Don’t ask me, do it.

MH900448334When other teachers see me teaching or training they are often very surprised that I spend most of the time sitting back saying nothing.

(Which is a big contrast to how I come across on the online training videos!)

The reason is that if I give a student a task e.g. a teacher to figure out how to do something on a computer or lesson plan, or a student in how to say a particular phrase, then I don’t want to give them the answer.

And I especially don’t want them to wait for me to give them the answer!

So I wait.


Sometimes excruciatingly.



I don’t even want them to ask me if they got it right. I just want them to do it. Β To take charge and just do it or say it.

*I* know they can do it, that’s why I chose that particular task for them. Β And I also know they *don’t* know they can do it, that’s why I chose that particular task for them. πŸ™‚

So I wait for them to get the courage to try. Β If they get it wrong, who cares, we’ve covered that before.

When they get it right, they feel like they’ve just run a marathon!

Big smiles all round.


For many teachers this pausing feels weird.

*Very* uncomfortable.




So they jump in.


They feel they have to move things on.

They feel they have to fill the space with some talking of their own.

And the *kids* learn to wait. Instead of think.

They know the teacher will give them the answer. Or move on to the next kid. So why bother?

And then the teacher says that their students are “shy” or won’t answer questions or talk in class. πŸ™‚

Don’t ask me!

It’s all a question of what sort of teacher you want to be.

Do you want to be the one that talks all lesson, that fills all the gaps and can’t bear the long pauses?

Or ……



……what sort of teacher do you want to be?

Be genki,


Richard Graham

Hello, I'm Richard Graham. When I was a kid I found school to be sooooo boring... So I transformed my way of teaching. I listened to what the kids were really wanting to say and taught it in ways they really wanted to learn. The results were magical. Now I help teachers just like you teach amazing lessons and double your incomes!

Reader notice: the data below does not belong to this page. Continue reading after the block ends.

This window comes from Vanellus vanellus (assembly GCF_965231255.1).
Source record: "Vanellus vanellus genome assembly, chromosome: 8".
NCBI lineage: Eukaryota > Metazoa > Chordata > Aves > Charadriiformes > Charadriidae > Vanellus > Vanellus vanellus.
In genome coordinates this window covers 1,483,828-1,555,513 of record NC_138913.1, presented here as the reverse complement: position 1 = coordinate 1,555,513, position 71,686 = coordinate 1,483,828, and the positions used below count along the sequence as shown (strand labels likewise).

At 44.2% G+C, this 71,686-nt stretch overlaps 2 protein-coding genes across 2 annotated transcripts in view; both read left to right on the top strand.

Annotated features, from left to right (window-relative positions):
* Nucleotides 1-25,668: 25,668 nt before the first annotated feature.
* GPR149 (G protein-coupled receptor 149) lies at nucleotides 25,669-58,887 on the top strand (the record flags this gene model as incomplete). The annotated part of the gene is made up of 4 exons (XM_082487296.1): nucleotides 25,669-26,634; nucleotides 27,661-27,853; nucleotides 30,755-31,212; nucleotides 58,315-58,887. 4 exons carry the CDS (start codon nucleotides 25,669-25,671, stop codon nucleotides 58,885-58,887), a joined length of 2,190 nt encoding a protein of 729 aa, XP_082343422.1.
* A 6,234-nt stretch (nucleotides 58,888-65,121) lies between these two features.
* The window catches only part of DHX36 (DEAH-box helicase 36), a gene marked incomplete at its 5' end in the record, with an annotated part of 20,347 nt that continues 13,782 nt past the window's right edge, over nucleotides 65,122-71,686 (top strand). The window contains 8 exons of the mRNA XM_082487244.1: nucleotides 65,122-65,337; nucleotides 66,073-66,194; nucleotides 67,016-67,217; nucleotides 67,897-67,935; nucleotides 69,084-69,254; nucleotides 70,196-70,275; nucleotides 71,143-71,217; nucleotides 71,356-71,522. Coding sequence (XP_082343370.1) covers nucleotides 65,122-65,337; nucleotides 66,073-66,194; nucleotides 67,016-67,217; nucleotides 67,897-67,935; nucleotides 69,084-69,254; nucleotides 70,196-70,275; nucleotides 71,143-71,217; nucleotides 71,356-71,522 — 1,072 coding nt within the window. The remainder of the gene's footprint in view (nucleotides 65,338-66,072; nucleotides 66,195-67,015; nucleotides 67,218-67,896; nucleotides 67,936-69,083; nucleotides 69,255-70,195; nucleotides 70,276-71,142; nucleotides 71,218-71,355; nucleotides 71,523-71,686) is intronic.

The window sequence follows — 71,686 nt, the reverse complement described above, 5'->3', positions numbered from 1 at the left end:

3 Responses to “Don’t ask me, do it.”

  1. Craig Macdonald

    I do the same thing but since I only have the kids for 50 minutes a week, if they take too long, then I start to give hints.

  2. Margit

    My problem, especially in big ES classes :
    the kids are so inpatient and give hints or answers to the mates I’ve asked a question.
    And the bad thing is that ES (and worth JH) teachers encourage this.
    This is the worst point for me in team teaching.
    I think they want to focus and communicate that it is okay and important to help each other. But the kids who are helped really are victims.

    This is how also my daughter got the stamp “ESPECIALLY SHY” and teachers kept pairing her with a few kids who are very kind and “helpful” with the effect that she really wouldn’t speak or do things on her~ Last year I pushed to get her separated and now she has some friends where she is the leader, she does her stuff alone and none says she’s shy. But it really takes HRTs to notice, and there are only few who do.

    In my private classes I split the time where anyone can speak, and the time (especially Phonics time) where only the kid I’ve called is allowed to speak. They know after a while how important it is, but in a team teaching situation it is just horrible!

  3. Elvira

    Thank you for reminding me of what kind of teacher I want to be.I don’t want to be just a chatterbox and fill all the gaps being not able to bear long pauses. What I want is to reach a happy medium here.Yes, it is very painful, I agree 100% πŸ™

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